A word about high tea: Where has this been all my life? Taking an hour or more of the day to snack on tiny sandwiches and miniature puddings while sipping hot tea (or champagne) in a beautiful setting? Sign me up. Sure, the clanking of stirring spoons on fine china made by my daughters could have been omitted, but we didn’t break anything, so I consider it a win.
I’m definitely looking forward to testing out other high teas over the course of our visit.
So far, we’ve found London to be inviting and friendly – people have gone out of their way to offer us advice, assistance and even their seats on the Underground. My 3-year-old has become so fond of the escalators we’ve been riding to get on the train that she’s repeatedly called them her “best friend.” I don’t know what that says about our social life in Austin, but it is yet another interesting connection to this new city.
I’ll be updating about our adventures daily on this blog as well as on Instagram and Twitter at @kristinfinan. I’ve also got a list of suggestions everyone has sent in and I’m looking forward to to crossing off as many as I can. Have more? Feel free to email me at firstname.lastname@example.org.
Admittedly, it took me a while to get into the Cirque du Soleil scene. But once I went to my first show, “O,” in Las Vegas, I was hooked. I instantly understood the artistry, the pageantry and the physical strength that it takes to put on a show like this.
I had always wanted to take my 6-year-old to one of these shows but didn’t have any plans to visit Sin City with her. So I was excited to learn that a touring Cirque show, “Amaluna,” was coming to Houston this month. A few weeks ago, we made the three-hour trek, excited to see what would unfold.
According the its website, “‘Amaluna’ invites the audience to a mysterious island governed by goddesses and guided by the cycles of the moon.” For audience members, that translates to high-flying tricks, both in the air and in the water, and guitar-wielding divas who completely stole the show.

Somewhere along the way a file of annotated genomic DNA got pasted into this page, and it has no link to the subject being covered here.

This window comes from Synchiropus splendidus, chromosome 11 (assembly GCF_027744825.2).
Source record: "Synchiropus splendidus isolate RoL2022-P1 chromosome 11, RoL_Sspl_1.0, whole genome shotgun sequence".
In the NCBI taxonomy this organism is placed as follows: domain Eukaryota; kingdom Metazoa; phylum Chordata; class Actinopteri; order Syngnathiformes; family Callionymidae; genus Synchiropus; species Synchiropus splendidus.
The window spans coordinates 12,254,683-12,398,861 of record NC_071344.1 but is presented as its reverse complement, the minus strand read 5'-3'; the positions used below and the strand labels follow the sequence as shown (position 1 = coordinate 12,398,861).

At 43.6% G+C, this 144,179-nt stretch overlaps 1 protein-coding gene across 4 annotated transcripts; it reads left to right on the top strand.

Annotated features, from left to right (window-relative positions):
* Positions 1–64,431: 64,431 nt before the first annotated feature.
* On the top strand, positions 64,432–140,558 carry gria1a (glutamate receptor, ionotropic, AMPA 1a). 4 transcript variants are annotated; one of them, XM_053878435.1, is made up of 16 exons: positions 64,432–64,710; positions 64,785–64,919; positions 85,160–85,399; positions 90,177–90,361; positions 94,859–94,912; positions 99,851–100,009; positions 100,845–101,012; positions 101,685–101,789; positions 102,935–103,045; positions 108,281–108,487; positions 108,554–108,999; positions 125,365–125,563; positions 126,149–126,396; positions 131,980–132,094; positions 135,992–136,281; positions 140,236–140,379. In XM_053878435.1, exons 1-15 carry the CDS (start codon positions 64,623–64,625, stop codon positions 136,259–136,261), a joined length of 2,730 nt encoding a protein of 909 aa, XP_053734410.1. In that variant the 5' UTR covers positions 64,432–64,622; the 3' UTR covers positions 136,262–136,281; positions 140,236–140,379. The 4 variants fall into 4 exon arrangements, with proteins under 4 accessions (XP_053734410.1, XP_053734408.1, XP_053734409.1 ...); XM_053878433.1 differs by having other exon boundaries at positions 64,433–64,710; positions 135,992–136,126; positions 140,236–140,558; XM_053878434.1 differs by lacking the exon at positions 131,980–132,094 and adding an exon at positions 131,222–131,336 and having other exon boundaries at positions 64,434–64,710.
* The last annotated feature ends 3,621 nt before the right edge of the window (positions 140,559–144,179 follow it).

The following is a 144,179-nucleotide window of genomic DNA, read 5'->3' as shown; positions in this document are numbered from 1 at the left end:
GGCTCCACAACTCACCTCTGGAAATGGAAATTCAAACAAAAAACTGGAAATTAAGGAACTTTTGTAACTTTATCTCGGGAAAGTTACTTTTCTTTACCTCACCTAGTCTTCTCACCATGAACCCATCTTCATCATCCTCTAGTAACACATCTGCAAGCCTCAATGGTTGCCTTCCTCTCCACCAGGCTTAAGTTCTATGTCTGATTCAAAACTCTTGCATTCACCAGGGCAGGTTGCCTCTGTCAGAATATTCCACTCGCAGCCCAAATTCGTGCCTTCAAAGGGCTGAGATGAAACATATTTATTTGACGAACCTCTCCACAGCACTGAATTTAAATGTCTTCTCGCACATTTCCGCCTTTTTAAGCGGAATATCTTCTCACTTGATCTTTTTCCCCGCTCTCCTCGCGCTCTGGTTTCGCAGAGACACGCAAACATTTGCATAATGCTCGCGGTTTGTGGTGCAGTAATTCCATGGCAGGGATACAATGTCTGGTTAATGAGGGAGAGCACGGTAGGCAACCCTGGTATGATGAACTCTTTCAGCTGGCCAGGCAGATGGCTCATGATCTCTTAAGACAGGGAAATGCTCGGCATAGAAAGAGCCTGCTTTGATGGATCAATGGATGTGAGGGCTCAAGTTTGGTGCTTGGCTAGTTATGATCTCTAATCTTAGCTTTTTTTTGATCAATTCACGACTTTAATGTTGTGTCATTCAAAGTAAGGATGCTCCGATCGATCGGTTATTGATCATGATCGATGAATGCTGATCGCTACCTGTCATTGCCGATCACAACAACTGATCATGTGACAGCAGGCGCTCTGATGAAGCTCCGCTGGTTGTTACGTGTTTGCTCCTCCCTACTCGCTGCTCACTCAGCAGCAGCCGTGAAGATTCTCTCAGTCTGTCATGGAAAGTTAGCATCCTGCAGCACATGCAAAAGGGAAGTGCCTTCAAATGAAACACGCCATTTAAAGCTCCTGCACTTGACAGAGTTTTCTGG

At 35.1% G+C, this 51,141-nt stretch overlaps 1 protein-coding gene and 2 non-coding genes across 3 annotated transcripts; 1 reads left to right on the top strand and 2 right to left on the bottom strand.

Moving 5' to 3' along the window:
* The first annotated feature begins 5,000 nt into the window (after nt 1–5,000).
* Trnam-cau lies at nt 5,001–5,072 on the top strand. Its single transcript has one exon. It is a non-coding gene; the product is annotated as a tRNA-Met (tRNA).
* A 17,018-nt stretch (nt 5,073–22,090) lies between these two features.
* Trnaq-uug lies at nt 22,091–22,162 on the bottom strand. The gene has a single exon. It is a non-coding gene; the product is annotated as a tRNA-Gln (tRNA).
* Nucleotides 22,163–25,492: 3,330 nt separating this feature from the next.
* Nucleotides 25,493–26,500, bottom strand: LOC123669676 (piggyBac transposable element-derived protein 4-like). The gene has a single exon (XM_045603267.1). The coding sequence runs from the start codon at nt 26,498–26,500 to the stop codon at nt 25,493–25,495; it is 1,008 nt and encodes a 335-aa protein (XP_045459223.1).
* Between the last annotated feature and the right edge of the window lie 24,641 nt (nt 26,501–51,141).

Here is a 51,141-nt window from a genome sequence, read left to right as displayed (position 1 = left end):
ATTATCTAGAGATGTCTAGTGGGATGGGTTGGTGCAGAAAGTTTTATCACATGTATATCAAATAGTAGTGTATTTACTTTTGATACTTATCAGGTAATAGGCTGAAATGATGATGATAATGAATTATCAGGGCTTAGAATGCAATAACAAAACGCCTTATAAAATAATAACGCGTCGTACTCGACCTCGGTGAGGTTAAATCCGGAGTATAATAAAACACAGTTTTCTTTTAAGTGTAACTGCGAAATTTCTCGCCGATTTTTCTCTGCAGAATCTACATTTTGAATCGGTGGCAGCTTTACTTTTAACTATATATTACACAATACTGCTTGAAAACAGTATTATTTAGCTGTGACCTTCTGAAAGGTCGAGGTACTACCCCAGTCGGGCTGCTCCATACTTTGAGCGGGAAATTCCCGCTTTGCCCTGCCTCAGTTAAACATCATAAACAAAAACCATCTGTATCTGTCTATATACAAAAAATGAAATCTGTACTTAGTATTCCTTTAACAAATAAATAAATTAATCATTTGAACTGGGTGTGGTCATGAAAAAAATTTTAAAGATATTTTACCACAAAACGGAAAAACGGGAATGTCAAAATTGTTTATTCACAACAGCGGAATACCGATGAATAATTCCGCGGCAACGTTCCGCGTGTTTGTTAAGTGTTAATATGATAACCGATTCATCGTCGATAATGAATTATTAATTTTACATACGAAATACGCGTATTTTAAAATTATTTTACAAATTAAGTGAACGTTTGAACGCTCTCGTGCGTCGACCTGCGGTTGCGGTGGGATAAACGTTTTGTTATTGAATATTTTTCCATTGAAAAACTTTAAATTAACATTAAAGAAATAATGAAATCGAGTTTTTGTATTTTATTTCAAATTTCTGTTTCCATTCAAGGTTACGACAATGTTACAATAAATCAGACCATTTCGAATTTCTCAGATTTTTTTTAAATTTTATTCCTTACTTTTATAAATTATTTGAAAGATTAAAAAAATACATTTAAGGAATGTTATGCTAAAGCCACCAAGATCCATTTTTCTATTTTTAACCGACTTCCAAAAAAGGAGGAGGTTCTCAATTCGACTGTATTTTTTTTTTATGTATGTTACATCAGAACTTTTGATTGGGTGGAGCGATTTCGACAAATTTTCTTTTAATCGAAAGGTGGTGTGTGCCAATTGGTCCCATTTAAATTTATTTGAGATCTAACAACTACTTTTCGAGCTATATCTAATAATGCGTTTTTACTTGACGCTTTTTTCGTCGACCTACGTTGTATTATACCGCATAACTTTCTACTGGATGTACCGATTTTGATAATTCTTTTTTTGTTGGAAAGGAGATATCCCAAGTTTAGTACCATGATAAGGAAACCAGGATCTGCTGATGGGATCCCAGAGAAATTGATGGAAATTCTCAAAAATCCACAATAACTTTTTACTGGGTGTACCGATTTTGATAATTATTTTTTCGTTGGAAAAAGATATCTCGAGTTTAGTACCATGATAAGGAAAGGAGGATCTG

“Amaluna” is in Houston through March 22. For more information on this or other touring shows, visit www.cirquedusoleil.com.
I can’t remember a time when I wasn’t a fan of Rick Steves, who started covering Europe as his beat in 1980 and has since produced more than 50 guidebooks on European travel as well as a PBS travel show and a weekly radio show. He also runs a successful tour business.
So you can only imagine how excited I was to sit down with him backstage before his recent visit to the Paramount Theatre to chat about all things Europe.
As we talked, I ran some weird European-travel-related Tweets by him to see if they matched up with his local knowledge:
I also did a full interview with him to preview the show, which touched on everything from packing to staying on a budget overseas to what it really means to travel like a local. Here’s an excerpt from that interview on Steves’ mission:
“There’s a hunger for honesty and candid information in this slick, marketing-driven world that we’re in these days. To me, it’s a beautiful thing — be candid and honest and straight and you can be viable as a business.”
Check out the full interview here; learn more about Rick Steves here.
The Travel Channel rolled into downtown Austin on Tuesday to shoot an episode of its upcoming summer series, “American Grilled.”
Austin is one of about a dozen cities that will be featured on the show, which pits four grill masters against one another with a chance to win $10,000 (and bragging rights, of course).
The show is hosted by David Guas, chef/owner of Bayou Bakery in Arlington, Va., and features celebrity and local judges in each episode.
“Four contestants test their epic backyard skills by serving up delicious and original plates that skillfully showcase the grill and embrace the amazing local flavors,” the Travel Channel said in a press release.
I’ll run my interview with Guas and more details about the Austin shoot later this summer. The series is tentatively scheduled to air in early July.